1 year ago
April 18, 2019
Alon Lavie Joins Unbabel — He’s Not the Only Exec Who Recently Left Amazon’s Machine Translation Group
Pittsburgh-based Alon Lavie, formerly the Machine Translation Group Manager for Amazon, has joined Unbabel. It was a big hire for the San Francisco and Portugal-based startup, which announced Lavie’s appointment as VP of Language Technologies on April 15, 2019.
Tasked with driving Unbabel’s R&D from Pittsburgh, Lavie told Slator they “see great potential for hires” in machine translation and natural language processing technologies in the Steel City, home to fresh talent out of Carnegie Mellon University and its Language Technologies Institute, among others.
Lavie has long-term ties to Carnegie Mellon University, having graduated from there with a Computer Science PhD in 1995 and having taught at CMU for close to two decades. Lavie said he will continue to serve as adjunct professor and is “looking forward to developing an ongoing research collaboration relationship between Unbabel and CMU, where we jointly work on some groundbreaking research problems in the translation space that have significant commercial potential.”
Lavie, of course, co-founded Safaba, which Amazon acquired in 2015 to build its Machine Translation Group. Interestingly enough, Safaba’s other Co-founder, Robert Olszewski, has also left Amazon.
Olszewski told Slator, “With the launch of Amazon Translate I felt that I had fulfilled my mission of integrating Safaba’s technology into the Amazon environment and decided to pursue other opportunities. I left Amazon about one month before Alon did and am now working at Uber ATG in Pittsburgh. I am very excited to be at Uber ATG and working on automated driving technology.”
Commenting on the Steel City’s talent pool, Unbabel’s Lavie noted how “there is already some strong momentum generated by a tech hub that’s formed here over the past decade.” Amazon Translate likewise set up shop there in 2017. Based on LinkedIn research, however, it would appear Amazon’s plans to establish a significant machine translation hub in Pittsburgh did not pan out.
“With the launch of Amazon Translate I felt that I had fulfilled my mission of integrating Safaba’s technology into the Amazon environment” — Robert Olszewski, Sr. Technical Program Manager, Uber
Few MT-related staff seem to have remained in Pittsburgh, for one thing, going solely by what is immediately apparent on LinkedIn. And there seem to be more Amazon Translate-related positions in Seattle. Slator contacted Amazon for a comment but has not received a response as of press time.
Millions in Funding, Expanded Focus
As previously reported, Unbabel raised USD 23m in a December 2017 funding round. Prior to that, Slator also covered the translation startup’s USD 5m funding round in November 2016 and another round worth at least USD 1.5m in January that same year.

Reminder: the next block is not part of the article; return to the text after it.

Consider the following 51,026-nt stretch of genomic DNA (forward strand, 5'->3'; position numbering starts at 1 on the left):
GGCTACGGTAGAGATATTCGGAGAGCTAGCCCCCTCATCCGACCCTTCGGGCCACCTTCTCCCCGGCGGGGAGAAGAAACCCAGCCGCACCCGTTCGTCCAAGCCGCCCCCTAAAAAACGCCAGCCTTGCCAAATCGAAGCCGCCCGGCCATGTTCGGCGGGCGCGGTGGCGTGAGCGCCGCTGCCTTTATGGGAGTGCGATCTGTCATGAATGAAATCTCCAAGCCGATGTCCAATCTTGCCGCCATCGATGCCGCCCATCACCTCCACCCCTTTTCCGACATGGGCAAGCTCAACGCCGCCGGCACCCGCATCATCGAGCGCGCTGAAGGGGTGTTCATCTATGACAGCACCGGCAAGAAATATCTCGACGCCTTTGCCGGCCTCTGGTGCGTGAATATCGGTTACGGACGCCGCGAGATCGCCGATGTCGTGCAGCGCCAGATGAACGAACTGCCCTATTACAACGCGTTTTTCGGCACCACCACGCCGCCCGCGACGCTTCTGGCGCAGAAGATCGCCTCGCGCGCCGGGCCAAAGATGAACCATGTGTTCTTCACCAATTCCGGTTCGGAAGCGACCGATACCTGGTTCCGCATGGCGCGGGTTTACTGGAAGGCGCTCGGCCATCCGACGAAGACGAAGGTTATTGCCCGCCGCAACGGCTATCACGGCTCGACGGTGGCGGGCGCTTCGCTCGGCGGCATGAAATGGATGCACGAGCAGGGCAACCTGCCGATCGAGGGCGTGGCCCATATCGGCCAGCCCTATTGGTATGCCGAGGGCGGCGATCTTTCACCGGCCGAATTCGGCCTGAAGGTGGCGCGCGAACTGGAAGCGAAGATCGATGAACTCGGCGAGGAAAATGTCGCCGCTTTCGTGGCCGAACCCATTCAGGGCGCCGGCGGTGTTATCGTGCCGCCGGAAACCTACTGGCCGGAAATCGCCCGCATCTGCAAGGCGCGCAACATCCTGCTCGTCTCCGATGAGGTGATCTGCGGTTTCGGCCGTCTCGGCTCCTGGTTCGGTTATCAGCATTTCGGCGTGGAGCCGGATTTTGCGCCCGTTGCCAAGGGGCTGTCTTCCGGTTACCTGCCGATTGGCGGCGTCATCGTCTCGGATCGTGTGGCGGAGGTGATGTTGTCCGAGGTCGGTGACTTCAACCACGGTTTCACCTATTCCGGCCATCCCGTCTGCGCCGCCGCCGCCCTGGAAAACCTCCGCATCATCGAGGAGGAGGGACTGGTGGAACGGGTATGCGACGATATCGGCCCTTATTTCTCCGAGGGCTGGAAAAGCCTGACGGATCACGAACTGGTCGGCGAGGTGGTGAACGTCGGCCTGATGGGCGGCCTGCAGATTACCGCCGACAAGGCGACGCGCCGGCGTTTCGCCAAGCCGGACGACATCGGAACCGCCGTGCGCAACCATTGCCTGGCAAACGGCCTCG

The company has, thus far, brought all those dollars to bear on MT-supported human translation of customer service content, the subject of Unbabel Co-founder and CTO João Graça’s recent AMLD talk.
“The focus this year is on customer service, but we have already launched an Early Customer Program for video transcription and translation,” Lavie told Slator, referring to an idea that Unbabel has had for some time and now appears to be accelerating.
“I expect that my role and responsibilities will somewhat evolve over time,” Lavie added.
“When you look at translations of entire documents or conversations, there is clearly still a lot of room for improvement. That’s where I expect a lot of the focus to be in the next few years” — Alon Lavie, VP of Language Technologies, Unbabel
Asked if he sees a plateau in the horizon for neural machine translation (NMT) around major language pairs, Lavie replied, “I think the notion of ‘plateauing’ is a bit too simplistic in this context. For the major languages, NMT is already generating grammatical and fluent translations for many sentences, for some types of content that are essentially human-level in accuracy. But these systems are often brittle, inconsistent across sentences, and they often make very bad and silly mistakes that are clearly wrong [and] out of context.”
He further explained, “When you look at translations of entire documents or conversations, there is clearly still a lot of room for improvement. That’s where I expect a lot of the focus to be in the next few years. Much better MT in context, much more consistency, much more self-awareness of whether or not the translation is good, and much more dynamic control over generating the right language that is specific to the domain, the customer use-case, or the specific enterprise. That will open the door to some truly exciting solutions to enterprise problems.”